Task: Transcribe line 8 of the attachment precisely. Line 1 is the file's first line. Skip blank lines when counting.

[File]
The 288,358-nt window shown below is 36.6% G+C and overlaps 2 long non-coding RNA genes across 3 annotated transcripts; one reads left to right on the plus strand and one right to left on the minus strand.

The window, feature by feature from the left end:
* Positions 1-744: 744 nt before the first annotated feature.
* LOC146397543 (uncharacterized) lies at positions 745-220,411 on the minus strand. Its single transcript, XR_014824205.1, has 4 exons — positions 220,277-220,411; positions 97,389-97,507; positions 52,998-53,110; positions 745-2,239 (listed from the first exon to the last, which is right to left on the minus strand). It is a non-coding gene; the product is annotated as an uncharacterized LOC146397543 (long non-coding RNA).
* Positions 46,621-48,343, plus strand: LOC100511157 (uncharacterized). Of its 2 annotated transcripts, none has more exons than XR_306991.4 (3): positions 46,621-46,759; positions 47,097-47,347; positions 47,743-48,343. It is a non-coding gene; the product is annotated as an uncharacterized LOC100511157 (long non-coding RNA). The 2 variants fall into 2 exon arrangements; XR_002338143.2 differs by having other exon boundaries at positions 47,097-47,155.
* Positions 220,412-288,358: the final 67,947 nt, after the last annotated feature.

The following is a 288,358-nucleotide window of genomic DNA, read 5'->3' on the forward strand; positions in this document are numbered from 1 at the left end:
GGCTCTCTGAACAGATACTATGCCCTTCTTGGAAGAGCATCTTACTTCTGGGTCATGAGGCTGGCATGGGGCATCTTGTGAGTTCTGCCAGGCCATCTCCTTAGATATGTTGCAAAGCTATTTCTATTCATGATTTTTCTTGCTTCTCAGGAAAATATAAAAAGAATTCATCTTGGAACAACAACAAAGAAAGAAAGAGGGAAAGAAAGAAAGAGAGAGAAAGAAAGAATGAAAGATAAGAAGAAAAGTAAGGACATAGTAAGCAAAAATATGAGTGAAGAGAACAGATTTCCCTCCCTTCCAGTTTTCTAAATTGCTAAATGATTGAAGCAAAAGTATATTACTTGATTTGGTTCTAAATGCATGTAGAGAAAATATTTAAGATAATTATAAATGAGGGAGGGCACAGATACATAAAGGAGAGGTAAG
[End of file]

GGCTCTCTGAACAGATACTATGCCCTTCTTGGAAGAGCATCTTACTTCTGGGTCATGAGGCTGGCATGGGGCATCTTGTGAGTTCTGCCAGGCCATCTCCTTAGATATGTTGCAAAGCTATTTCTATTCATGATTTTTCTTGCTTCTCAGGAAAATATAAAAAGAATTCATCTTGGAACAACAACAAAGAAAGAAAGAGGGAAAGAAAGAAAGAGAGAGAAAGAAAGAATGAAAGATAAGAAGAAAAGTAAGGACATAGTAAGCAAAAATATGAGTGAAGAGAACAGATTTCCCTCCCTTCCAGTTTTCTAAATTGCTAAATGATTGAAGCAAAAGTATATTACTTGATTTGGTTCTAAATGCATGTAGAGAAAATATTTAAGATAATTATAAATGAGGGAGGGCACAGATACATAAAGGAGAGGTAAG